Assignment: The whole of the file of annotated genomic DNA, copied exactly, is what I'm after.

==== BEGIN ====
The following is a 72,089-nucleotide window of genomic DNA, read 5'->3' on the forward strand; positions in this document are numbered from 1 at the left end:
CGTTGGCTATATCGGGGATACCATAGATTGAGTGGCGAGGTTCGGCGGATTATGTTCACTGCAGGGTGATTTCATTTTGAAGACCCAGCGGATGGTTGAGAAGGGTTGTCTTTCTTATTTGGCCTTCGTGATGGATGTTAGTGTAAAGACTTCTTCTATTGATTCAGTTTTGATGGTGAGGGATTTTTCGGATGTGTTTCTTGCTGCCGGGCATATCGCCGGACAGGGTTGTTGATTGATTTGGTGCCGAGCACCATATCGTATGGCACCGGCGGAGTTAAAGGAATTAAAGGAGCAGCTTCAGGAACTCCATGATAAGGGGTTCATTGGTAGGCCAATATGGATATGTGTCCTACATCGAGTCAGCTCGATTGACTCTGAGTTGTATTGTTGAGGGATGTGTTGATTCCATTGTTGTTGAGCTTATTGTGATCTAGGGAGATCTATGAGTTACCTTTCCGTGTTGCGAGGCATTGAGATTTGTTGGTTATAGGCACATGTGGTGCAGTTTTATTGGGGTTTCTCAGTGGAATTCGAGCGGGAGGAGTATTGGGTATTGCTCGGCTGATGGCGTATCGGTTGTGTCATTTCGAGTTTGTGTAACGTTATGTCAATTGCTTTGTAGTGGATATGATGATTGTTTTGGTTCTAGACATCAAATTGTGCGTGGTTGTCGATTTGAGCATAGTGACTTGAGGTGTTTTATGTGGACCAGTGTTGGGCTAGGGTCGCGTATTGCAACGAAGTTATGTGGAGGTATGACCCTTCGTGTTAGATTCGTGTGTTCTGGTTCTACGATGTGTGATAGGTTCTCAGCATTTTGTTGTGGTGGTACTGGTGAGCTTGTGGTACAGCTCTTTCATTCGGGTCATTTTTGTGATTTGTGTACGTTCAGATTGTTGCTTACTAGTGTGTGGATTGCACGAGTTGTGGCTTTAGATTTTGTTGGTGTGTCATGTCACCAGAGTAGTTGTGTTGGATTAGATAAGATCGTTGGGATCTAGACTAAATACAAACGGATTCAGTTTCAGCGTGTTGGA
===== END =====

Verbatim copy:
The following is a 72,089-nucleotide window of genomic DNA, read 5'->3' on the forward strand; positions in this document are numbered from 1 at the left end:
CGTTGGCTATATCGGGGATACCATAGATTGAGTGGCGAGGTTCGGCGGATTATGTTCACTGCAGGGTGATTTCATTTTGAAGACCCAGCGGATGGTTGAGAAGGGTTGTCTTTCTTATTTGGCCTTCGTGATGGATGTTAGTGTAAAGACTTCTTCTATTGATTCAGTTTTGATGGTGAGGGATTTTTCGGATGTGTTTCTTGCTGCCGGGCATATCGCCGGACAGGGTTGTTGATTGATTTGGTGCCGAGCACCATATCGTATGGCACCGGCGGAGTTAAAGGAATTAAAGGAGCAGCTTCAGGAACTCCATGATAAGGGGTTCATTGGTAGGCCAATATGGATATGTGTCCTACATCGAGTCAGCTCGATTGACTCTGAGTTGTATTGTTGAGGGATGTGTTGATTCCATTGTTGTTGAGCTTATTGTGATCTAGGGAGATCTATGAGTTACCTTTCCGTGTTGCGAGGCATTGAGATTTGTTGGTTATAGGCACATGTGGTGCAGTTTTATTGGGGTTTCTCAGTGGAATTCGAGCGGGAGGAGTATTGGGTATTGCTCGGCTGATGGCGTATCGGTTGTGTCATTTCGAGTTTGTGTAACGTTATGTCAATTGCTTTGTAGTGGATATGATGATTGTTTTGGTTCTAGACATCAAATTGTGCGTGGTTGTCGATTTGAGCATAGTGACTTGAGGTGTTTTATGTGGACCAGTGTTGGGCTAGGGTCGCGTATTGCAACGAAGTTATGTGGAGGTATGACCCTTCGTGTTAGATTCGTGTGTTCTGGTTCTACGATGTGTGATAGGTTCTCAGCATTTTGTTGTGGTGGTACTGGTGAGCTTGTGGTACAGCTCTTTCATTCGGGTCATTTTTGTGATTTGTGTACGTTCAGATTGTTGCTTACTAGTGTGTGGATTGCACGAGTTGTGGCTTTAGATTTTGTTGGTGTGTCATGTCACCAGAGTAGTTGTGTTGGATTAGATAAGATCGTTGGGATCTAGACTAAATACAAACGGATTCAGTTTCAGCGTGTTGGA